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Newsletter Tank terminals – GMAP Maritime & Offshore September 2019

6 September 2019

Oil still rules the world, but at some point this will change. While the oil business is still booming, benefiting companies should figure out their long-term strategy and invest in their oil-independency. One link in the chain which will be heavily impacted by the lurking change, but also has attractive alternatives at its choice, are tank terminals. Energy companies use complex networks of onshore terminals, storage tanks, blending facilities and pipelines. These bulk logistical facilities take crude oil from ships, storing and delivering it to the refinery at the right time. Similarly, they store and blend refined product to create the exact specifications required in certain markets before transporting it on to the end customer.

Global growth in energy demand and a change in product mix in coming years should create new opportunities for storage services. Additionally, storage activity depends on numerous factors such as global energy growth, energy mix evolution, production and consumption adequacy and locations, which all combined result in a more and more complex matrix to which storage players have to adapt. We look at four major themes which are expected to drive the demand for tank terminals in the coming years.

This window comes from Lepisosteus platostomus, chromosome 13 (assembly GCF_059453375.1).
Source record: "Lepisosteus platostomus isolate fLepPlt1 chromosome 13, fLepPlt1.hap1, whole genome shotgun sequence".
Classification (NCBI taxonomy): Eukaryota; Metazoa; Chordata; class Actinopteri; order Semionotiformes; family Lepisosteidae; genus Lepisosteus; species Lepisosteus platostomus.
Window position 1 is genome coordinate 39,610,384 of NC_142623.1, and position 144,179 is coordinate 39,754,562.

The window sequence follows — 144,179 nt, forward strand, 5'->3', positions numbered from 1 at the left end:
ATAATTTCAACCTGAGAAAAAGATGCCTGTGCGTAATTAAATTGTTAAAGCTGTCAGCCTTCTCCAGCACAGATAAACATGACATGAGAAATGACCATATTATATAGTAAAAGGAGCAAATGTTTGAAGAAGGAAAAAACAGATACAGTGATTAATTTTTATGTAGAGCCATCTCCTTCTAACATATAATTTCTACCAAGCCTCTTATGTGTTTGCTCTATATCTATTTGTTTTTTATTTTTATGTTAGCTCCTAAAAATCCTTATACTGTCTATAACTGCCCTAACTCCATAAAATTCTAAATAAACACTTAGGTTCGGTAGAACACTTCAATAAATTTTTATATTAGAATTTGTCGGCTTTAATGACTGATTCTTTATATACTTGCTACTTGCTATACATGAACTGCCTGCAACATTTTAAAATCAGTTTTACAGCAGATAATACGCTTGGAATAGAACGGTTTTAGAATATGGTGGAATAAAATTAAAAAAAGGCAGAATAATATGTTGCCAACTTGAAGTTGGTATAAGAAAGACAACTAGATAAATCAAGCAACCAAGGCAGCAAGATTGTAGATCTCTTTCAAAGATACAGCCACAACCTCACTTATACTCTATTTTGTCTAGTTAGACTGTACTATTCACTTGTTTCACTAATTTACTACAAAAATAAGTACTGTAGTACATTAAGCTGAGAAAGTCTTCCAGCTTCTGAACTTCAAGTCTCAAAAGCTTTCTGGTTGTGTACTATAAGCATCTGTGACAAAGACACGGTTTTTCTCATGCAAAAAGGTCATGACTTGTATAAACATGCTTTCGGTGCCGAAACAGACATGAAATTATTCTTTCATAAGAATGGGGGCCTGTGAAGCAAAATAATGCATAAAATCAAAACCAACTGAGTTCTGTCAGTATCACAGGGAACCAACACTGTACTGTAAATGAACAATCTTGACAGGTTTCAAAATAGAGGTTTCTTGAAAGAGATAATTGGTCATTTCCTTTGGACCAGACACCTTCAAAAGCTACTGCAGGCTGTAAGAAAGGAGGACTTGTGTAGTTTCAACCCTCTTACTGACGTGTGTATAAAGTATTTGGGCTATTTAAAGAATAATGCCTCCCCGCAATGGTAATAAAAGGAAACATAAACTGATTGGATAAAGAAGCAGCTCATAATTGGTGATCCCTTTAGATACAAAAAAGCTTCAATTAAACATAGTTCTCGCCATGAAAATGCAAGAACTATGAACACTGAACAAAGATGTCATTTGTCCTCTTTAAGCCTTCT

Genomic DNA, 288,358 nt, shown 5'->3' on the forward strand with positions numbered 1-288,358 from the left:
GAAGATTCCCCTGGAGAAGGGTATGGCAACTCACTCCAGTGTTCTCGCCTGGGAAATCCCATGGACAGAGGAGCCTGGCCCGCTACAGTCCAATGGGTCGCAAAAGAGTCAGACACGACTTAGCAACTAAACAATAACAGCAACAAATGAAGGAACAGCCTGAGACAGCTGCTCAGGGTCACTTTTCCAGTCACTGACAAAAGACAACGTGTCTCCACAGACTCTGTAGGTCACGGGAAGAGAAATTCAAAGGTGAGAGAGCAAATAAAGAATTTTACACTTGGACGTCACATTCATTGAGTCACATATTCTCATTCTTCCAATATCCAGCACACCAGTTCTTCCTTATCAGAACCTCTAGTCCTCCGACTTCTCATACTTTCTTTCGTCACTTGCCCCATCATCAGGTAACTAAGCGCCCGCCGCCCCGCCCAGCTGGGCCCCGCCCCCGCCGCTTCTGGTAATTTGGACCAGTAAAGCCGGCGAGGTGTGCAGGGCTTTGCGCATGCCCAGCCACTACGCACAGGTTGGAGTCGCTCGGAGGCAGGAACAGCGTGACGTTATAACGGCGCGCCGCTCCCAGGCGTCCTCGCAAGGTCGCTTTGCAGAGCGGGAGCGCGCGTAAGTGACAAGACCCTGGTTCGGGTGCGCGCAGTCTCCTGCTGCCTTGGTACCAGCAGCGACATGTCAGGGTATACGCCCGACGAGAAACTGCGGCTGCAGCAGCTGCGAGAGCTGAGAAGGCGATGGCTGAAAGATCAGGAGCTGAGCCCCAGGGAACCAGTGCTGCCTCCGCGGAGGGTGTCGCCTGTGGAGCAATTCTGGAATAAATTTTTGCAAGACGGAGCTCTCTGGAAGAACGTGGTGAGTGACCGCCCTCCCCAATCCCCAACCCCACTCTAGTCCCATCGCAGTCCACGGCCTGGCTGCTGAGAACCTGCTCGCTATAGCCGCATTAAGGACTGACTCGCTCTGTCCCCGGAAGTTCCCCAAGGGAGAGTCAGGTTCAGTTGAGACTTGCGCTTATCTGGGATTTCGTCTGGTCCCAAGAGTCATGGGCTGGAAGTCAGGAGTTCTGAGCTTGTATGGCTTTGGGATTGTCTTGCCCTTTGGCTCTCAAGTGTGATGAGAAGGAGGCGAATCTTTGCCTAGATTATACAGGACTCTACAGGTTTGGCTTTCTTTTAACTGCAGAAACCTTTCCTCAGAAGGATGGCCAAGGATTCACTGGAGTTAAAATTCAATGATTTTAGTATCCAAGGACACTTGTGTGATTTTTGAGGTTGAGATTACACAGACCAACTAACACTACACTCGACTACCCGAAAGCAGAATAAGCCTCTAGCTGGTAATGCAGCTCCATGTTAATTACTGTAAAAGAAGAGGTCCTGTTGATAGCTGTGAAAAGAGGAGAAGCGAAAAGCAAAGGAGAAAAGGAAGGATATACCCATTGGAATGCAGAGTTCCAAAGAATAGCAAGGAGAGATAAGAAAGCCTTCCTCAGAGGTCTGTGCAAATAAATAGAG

• The energy transition will structurally change the oil and gas industry, including the role of infrastructure and storage
  • The International Maritime Organization’s global sulphur cap as of 2020 (IMO 2020) will affect the global oil and bunker markets
  • China’s ambitious plan for a new silk road, One Belt One Road (OBOR), will have a significant effect on shipping and trade flows and the accompanying infrastructure
  • And finally, Africa’s demand for energy is predicted to rise, but it has a structural infrastructural deficit

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